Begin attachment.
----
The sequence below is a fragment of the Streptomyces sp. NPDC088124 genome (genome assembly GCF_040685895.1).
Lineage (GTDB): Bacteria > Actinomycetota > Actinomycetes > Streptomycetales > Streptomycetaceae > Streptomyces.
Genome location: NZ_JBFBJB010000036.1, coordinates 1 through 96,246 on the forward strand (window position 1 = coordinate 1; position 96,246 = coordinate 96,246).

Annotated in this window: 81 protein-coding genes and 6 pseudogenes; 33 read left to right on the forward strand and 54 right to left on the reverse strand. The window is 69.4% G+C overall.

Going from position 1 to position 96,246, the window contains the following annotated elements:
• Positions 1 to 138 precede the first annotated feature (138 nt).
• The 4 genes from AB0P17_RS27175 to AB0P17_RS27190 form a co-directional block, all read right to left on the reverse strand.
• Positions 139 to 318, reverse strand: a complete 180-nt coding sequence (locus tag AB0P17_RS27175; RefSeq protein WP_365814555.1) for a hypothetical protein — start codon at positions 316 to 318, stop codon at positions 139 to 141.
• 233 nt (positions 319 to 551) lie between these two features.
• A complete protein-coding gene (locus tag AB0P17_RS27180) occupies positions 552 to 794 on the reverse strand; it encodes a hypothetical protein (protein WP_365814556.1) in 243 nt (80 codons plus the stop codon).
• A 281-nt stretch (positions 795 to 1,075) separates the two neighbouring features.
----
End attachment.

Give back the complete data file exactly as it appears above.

The sequence below is a fragment of the Streptomyces sp. NPDC088124 genome (genome assembly GCF_040685895.1).
Lineage (GTDB): Bacteria > Actinomycetota > Actinomycetes > Streptomycetales > Streptomycetaceae > Streptomyces.
Genome location: NZ_JBFBJB010000036.1, coordinates 1 through 96,246 on the forward strand (window position 1 = coordinate 1; position 96,246 = coordinate 96,246).

Annotated in this window: 81 protein-coding genes and 6 pseudogenes; 33 read left to right on the forward strand and 54 right to left on the reverse strand. The window is 69.4% G+C overall.

Going from position 1 to position 96,246, the window contains the following annotated elements:
• Positions 1 to 138 precede the first annotated feature (138 nt).
• The 4 genes from AB0P17_RS27175 to AB0P17_RS27190 form a co-directional block, all read right to left on the reverse strand.
• Positions 139 to 318, reverse strand: a complete 180-nt coding sequence (locus tag AB0P17_RS27175; RefSeq protein WP_365814555.1) for a hypothetical protein — start codon at positions 316 to 318, stop codon at positions 139 to 141.
• 233 nt (positions 319 to 551) lie between these two features.
• A complete protein-coding gene (locus tag AB0P17_RS27180) occupies positions 552 to 794 on the reverse strand; it encodes a hypothetical protein (protein WP_365814556.1) in 243 nt (80 codons plus the stop codon).
• A 281-nt stretch (positions 795 to 1,075) separates the two neighbouring features.